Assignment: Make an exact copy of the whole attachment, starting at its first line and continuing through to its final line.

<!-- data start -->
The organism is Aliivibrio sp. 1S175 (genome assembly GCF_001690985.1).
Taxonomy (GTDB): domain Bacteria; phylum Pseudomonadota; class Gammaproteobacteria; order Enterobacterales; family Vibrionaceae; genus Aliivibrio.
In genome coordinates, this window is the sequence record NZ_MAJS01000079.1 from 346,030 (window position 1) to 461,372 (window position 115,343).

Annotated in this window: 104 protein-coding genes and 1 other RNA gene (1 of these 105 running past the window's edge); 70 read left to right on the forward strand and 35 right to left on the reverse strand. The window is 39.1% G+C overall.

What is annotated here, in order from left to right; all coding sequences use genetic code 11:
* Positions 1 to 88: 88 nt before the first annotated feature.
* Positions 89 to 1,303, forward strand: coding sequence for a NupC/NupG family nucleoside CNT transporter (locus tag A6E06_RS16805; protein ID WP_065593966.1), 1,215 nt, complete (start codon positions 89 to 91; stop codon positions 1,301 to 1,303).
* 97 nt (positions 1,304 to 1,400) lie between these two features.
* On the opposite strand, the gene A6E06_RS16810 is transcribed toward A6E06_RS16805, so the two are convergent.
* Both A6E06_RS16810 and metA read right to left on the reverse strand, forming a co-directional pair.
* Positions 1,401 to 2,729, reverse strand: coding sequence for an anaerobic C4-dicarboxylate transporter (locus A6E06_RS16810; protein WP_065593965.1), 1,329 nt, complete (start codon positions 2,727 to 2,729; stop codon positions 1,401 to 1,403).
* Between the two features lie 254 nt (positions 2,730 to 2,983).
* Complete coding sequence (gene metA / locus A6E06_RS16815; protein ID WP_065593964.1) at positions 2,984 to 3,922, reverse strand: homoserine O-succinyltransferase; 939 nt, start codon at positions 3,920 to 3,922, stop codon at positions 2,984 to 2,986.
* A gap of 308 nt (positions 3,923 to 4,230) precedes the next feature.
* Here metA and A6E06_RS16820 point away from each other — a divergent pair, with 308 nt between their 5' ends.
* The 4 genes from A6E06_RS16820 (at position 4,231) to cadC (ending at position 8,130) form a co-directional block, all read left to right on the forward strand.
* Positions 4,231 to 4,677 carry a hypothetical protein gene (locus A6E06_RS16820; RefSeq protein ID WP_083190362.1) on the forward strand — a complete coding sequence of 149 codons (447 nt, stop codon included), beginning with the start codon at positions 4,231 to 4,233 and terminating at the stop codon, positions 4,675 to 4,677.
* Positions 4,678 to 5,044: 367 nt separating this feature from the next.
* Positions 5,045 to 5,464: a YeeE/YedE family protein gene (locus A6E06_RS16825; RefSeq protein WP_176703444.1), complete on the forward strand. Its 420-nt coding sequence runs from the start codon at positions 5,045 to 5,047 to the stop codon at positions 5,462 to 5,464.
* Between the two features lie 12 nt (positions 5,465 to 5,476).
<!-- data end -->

The organism is Aliivibrio sp. 1S175 (genome assembly GCF_001690985.1).
Taxonomy (GTDB): domain Bacteria; phylum Pseudomonadota; class Gammaproteobacteria; order Enterobacterales; family Vibrionaceae; genus Aliivibrio.
In genome coordinates, this window is the sequence record NZ_MAJS01000079.1 from 346,030 (window position 1) to 461,372 (window position 115,343).

Annotated in this window: 104 protein-coding genes and 1 other RNA gene (1 of these 105 running past the window's edge); 70 read left to right on the forward strand and 35 right to left on the reverse strand. The window is 39.1% G+C overall.

What is annotated here, in order from left to right; all coding sequences use genetic code 11:
* Positions 1 to 88: 88 nt before the first annotated feature.
* Positions 89 to 1,303, forward strand: coding sequence for a NupC/NupG family nucleoside CNT transporter (locus tag A6E06_RS16805; protein ID WP_065593966.1), 1,215 nt, complete (start codon positions 89 to 91; stop codon positions 1,301 to 1,303).
* 97 nt (positions 1,304 to 1,400) lie between these two features.
* On the opposite strand, the gene A6E06_RS16810 is transcribed toward A6E06_RS16805, so the two are convergent.
* Both A6E06_RS16810 and metA read right to left on the reverse strand, forming a co-directional pair.
* Positions 1,401 to 2,729, reverse strand: coding sequence for an anaerobic C4-dicarboxylate transporter (locus A6E06_RS16810; protein WP_065593965.1), 1,329 nt, complete (start codon positions 2,727 to 2,729; stop codon positions 1,401 to 1,403).
* Between the two features lie 254 nt (positions 2,730 to 2,983).
* Complete coding sequence (gene metA / locus A6E06_RS16815; protein ID WP_065593964.1) at positions 2,984 to 3,922, reverse strand: homoserine O-succinyltransferase; 939 nt, start codon at positions 3,920 to 3,922, stop codon at positions 2,984 to 2,986.
* A gap of 308 nt (positions 3,923 to 4,230) precedes the next feature.
* Here metA and A6E06_RS16820 point away from each other — a divergent pair, with 308 nt between their 5' ends.
* The 4 genes from A6E06_RS16820 (at position 4,231) to cadC (ending at position 8,130) form a co-directional block, all read left to right on the forward strand.
* Positions 4,231 to 4,677 carry a hypothetical protein gene (locus A6E06_RS16820; RefSeq protein ID WP_083190362.1) on the forward strand — a complete coding sequence of 149 codons (447 nt, stop codon included), beginning with the start codon at positions 4,231 to 4,233 and terminating at the stop codon, positions 4,675 to 4,677.
* Positions 4,678 to 5,044: 367 nt separating this feature from the next.
* Positions 5,045 to 5,464: a YeeE/YedE family protein gene (locus A6E06_RS16825; RefSeq protein WP_176703444.1), complete on the forward strand. Its 420-nt coding sequence runs from the start codon at positions 5,045 to 5,047 to the stop codon at positions 5,462 to 5,464.
* Between the two features lie 12 nt (positions 5,465 to 5,476).